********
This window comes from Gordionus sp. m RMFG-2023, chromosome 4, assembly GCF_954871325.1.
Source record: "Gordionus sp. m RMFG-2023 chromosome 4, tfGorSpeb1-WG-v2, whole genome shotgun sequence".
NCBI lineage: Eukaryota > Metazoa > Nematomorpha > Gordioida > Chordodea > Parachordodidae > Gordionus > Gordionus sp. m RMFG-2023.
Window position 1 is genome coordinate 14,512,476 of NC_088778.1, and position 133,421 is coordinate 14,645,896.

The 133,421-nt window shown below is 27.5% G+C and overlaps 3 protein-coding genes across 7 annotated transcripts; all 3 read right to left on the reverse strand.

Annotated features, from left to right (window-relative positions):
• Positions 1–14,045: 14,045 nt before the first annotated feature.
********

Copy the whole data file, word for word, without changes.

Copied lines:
This window comes from Gordionus sp. m RMFG-2023, chromosome 4, assembly GCF_954871325.1.
Source record: "Gordionus sp. m RMFG-2023 chromosome 4, tfGorSpeb1-WG-v2, whole genome shotgun sequence".
NCBI lineage: Eukaryota > Metazoa > Nematomorpha > Gordioida > Chordodea > Parachordodidae > Gordionus > Gordionus sp. m RMFG-2023.
Window position 1 is genome coordinate 14,512,476 of NC_088778.1, and position 133,421 is coordinate 14,645,896.

The 133,421-nt window shown below is 27.5% G+C and overlaps 3 protein-coding genes across 7 annotated transcripts; all 3 read right to left on the reverse strand.

Annotated features, from left to right (window-relative positions):
• Positions 1–14,045: 14,045 nt before the first annotated feature.